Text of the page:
New York State Seal
STATE OF NEW YORK
INSURANCE DEPARTMENT
25 BEAVER STREET
NEW YORK, NEW YORK 10004

David A. Paterson
Governor

Eric R. Dinallo
Superintendent

OGC Op. No. 08-07-24

The Office of General Counsel issued the following opinion on July 29, 2008, representing the position of the New York State Insurance Department.

Re: Independent Adjuster License

Question Presented:

Must Company A and its employees become licensed as independent adjusters to provide the claims processing services described in your inquiry?

Conclusion:

No. Company A and its employees do not need to become licensed as independent adjusters to provide the claims processing services described in your inquiry.

Facts:

An attorney inquired as to whether his client, to whom he referred as “Company A,” must obtain an adjuster’s license in order to conduct the claims processing work that was described in his letters dated April 23, 2008 and July 2, 2008, and during a telephone conversation on June 11, 2008. The following is a description of the claims processing work that the inquirer reported Company A plans to provide:

Company A’s employees will process health care claims at service centers located outside the United States for U.S. domestic insurers and health plan administrators (“Insurers”). Company A’s employees will manually process claims that cannot be auto-adjudicated through an Insurer’s own computerized system. Auto-adjudication occurs when an Insurer’s computerized system receives an electronic claims filing directly from a claimant that the system recognizes as a complete and accurate filing.

In the inquirer’s July 2, 2008 letter, he provided specific examples of the work Company A’s employees are expected to conduct, which were described as follows:

Analysis:

Relevant to the inquiry is N.Y. Ins. Law § 2101(g)(1) (McKinney 2006), which defines an independent adjuster as follows:

. . . any person, firm, association or corporation who, or which, for money, commission or any other thing of value, acts in this state on behalf of an insurer in the work of investigating and adjusting claims arising under insurance contracts issued by such insurer and who performs such duties required by such insurer as are incidental to such claims[.]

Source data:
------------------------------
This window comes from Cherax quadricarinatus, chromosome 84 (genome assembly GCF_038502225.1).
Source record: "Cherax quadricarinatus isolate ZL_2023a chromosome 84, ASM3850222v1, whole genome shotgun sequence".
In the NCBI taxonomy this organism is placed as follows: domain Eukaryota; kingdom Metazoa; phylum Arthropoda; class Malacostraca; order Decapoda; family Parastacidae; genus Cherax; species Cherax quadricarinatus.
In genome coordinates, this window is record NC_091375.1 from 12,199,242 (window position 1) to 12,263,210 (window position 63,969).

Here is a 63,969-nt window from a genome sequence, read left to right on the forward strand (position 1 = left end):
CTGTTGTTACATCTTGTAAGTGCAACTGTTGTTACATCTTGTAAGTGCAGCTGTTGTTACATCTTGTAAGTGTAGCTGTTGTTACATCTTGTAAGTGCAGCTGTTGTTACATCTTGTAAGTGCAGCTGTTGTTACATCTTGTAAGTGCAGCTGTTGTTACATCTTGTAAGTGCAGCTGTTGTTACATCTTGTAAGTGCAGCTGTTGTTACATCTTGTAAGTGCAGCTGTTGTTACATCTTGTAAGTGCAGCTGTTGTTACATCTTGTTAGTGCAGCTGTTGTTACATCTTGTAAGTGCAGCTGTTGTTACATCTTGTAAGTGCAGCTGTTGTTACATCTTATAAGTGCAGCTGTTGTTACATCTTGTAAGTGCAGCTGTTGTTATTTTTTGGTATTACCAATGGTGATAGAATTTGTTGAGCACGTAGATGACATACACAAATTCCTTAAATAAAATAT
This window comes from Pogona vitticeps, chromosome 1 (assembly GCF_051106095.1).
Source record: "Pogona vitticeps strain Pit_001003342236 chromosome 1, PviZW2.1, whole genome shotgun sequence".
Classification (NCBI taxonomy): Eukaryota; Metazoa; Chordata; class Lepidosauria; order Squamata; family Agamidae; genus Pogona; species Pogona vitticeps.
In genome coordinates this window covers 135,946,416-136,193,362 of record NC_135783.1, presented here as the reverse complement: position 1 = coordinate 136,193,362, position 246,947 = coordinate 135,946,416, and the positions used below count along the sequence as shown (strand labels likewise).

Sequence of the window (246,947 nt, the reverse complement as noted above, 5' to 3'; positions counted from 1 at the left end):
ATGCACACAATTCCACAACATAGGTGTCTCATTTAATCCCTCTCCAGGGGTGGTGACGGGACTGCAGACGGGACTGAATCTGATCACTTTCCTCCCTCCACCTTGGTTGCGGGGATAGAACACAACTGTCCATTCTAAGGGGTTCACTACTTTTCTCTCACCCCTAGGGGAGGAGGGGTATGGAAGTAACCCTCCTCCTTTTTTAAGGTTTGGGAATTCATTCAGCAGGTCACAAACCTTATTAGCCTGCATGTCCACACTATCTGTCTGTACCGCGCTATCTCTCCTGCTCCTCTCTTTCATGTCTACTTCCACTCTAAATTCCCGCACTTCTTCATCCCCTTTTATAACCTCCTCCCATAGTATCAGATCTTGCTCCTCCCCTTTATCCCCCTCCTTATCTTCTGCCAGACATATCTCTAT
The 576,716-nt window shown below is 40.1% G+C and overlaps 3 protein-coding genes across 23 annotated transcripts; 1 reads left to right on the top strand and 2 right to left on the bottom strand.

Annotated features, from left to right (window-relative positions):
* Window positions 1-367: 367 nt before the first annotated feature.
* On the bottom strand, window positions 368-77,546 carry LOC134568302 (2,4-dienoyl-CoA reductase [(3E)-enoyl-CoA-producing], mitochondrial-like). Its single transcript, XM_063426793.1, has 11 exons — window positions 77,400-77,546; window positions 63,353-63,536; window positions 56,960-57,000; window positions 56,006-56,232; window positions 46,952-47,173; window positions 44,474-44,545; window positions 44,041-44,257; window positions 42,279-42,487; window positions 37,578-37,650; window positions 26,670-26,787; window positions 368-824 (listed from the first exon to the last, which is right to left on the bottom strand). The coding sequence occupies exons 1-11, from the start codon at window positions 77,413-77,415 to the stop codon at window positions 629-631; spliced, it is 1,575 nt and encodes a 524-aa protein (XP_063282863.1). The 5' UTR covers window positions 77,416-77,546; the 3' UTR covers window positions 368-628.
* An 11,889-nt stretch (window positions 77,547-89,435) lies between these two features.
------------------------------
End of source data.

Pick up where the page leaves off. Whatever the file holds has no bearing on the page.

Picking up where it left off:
Insurance Law § 2102(a)(1) requires a person, firm, association or corporation who acts as an insurance adjuster to be licensed.

In determining the meaning of “investigating and adjusting claims” within the meaning of Insurance Law § 2101(g)(1), the Insurance Department considers whether the duties performed in the course of claim handling require the exercise of insurer-conferred discretionary authority, or whether they are strictly ministerial tasks. The Department has opined that discretionary acts that require licensing include claims review and processing; payment authorization; check signing and issuance; loss evaluation; responding to claimant inquiries; and making recommendations to the insurer. However, tasks such as data entry and processing are considered ministerial in nature. See Office of General Counsel Opinions dated 8/2/2006, 1/20/2006, 4/23/2003, 6/29/2001, 4/17/2001, and 12/31/1996.

The Department considers the acts that were reported to be contemplated by Company A as ministerial in nature. Company A and its employees do not negotiate with the insureds, make recommendations, or engage in any other discretionary acts. Thus, to the extent that Company A and its employees perform only the services described in the April 23, 2008 and July 2, 2008 letters, neither Company A nor its employees need to be licensed as independent adjusters.

For further information you may contact Associate Attorney Sally Geisel at the New York City Office.